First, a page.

Posts Tagged ‘freehand map’

drawings & digital

Before I’ll start, I feel that I need to provide some context to my assignments. For my doctoral dissertation I am dealing with the history of a sugar factory from Rybnitsa- a tiny town in the north-eastern corner of Moldova. In order to find at least some general historical maps of this region from Eastern Europe, I went to the Library of Congress. I understood the difficulty of this task when the librarian from the Map Division asked me what I am looking for and it was rather puzzling for me to explain where this town is.

First of all, this town passed to Russia in 1793, after the second partition of Poland.  Then, after the October Revolution of 1917, it was involved in the Civil War, which made it practically a no man’s land for several years. In 1924 it became a part of The Moldovan Autonomous Soviet Socialist Republic (MASSR) inside the Ukrainian Soviet Socialist Republic, which was a part of USSR. In 1940, MASSR was dissolved, and a part of it was ceded to Ukraine, while the other part united with a part of Bessarabia to become Moldovan Socialist Republic (MSSR).

From 1941-1944, Rybnitsa was occupied by Romania, which was an ally of Nazi Germany. From 1944 to 1990, it was again a part of MSSR inside USSR. Finally, from 1990 until now, it is situated in Transnistria, which in 1990 proclaimed its independence from Republic of Moldova, but this independence is not recognized by international community. So, as you see, it is quiet a challenge to explain in few words how borders change in that part of the world. Finally, the guy from the Library of Congress decided that he will give me all the historical maps of Moldova, Ukraine and Romania. After browsing through this collection I found an interesting map of Moldova:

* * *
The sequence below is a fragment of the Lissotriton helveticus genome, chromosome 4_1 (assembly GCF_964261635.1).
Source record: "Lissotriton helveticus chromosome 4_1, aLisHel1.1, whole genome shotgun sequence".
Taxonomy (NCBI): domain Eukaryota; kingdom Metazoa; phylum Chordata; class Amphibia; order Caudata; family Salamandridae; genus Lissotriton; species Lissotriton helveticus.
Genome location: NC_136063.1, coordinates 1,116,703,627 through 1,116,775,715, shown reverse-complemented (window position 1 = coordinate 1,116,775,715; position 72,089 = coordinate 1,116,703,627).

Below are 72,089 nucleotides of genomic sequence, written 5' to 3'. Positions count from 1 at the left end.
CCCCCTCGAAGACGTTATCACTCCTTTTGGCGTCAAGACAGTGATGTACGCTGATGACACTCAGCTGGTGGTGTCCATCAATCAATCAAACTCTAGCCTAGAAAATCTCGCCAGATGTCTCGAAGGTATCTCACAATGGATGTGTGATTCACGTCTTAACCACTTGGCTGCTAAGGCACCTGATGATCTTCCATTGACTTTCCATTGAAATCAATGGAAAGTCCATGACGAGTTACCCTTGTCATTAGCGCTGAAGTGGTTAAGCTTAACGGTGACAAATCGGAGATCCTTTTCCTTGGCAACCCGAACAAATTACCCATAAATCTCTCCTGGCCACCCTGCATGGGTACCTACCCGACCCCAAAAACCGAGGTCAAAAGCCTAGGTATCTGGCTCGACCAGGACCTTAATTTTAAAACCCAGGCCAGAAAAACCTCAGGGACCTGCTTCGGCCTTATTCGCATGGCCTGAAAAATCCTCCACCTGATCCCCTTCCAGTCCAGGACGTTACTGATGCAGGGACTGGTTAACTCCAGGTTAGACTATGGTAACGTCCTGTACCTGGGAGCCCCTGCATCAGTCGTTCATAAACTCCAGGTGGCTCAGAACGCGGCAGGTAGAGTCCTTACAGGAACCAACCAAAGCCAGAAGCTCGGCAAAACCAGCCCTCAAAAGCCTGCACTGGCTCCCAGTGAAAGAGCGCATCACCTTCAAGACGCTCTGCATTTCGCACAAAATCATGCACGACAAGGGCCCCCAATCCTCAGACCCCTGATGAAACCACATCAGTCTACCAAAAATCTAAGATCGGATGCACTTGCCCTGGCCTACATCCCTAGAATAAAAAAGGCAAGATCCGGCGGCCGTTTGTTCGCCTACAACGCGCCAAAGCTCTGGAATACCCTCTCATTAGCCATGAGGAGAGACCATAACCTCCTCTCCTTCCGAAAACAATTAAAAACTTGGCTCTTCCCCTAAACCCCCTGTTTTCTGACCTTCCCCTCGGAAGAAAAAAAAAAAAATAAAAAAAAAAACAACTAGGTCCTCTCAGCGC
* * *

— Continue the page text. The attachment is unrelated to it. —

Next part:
This map was published in 1966 and was a part of a campaign to make this tiny Soviet republic a heaven for tourists. Anyway, I chose this map to show you the territory, which I’ve mentioned in the first paragraphs. Also I like it because it resembles the map of California from Historical Atlas of the United States. Remember it? If not then take a look below:

Finally, I used Photoshop to crop the map of Moldova in order to show you where exactly on the map is Rybnitsa:

In Cyrillic script, “Rybnitsa” is spelled “Рыбница.”

Now, all the intros have been accomplished! Let’s get to practical matters.

Since I couldn’t find a historical map of Rybnitsa, I decided to take a contemporary map and to adjust it to my purposes. Because I am interested more in the sugar factory than in the town itself, I decided to show the location of the sugar factory during a particular moment in time. The factory was founded in 1898 and existed until 2001. Obviously along with numerous territorial changes, both the factory and the town have not hold to their places. Borders have moved and they have moved in tune with them. That is why my choice was to show the map of 1926-1941.

So, here is a simplified map of contemporary Rybnitsa:

I got this map from OpenStreetMap. As you can see, there is no sugar factory on this map. So, I decided to map it in both digital and analog formats. At the same time, in 1926, there where no roads such as M4 and A279. So, I erased them, if not from memory then from paper.

This is what I got in analog:

And this is the same map but in the digital format:

It was interesting that although it seems that I performed the same operation with both maps, there was a major difference: in the case of hand drawing I had to reproduce all the map from the beginning, while in the case of the digital map, I had to erase some elements of the map. To a certain extent, this was a mixture of creation and destruction.


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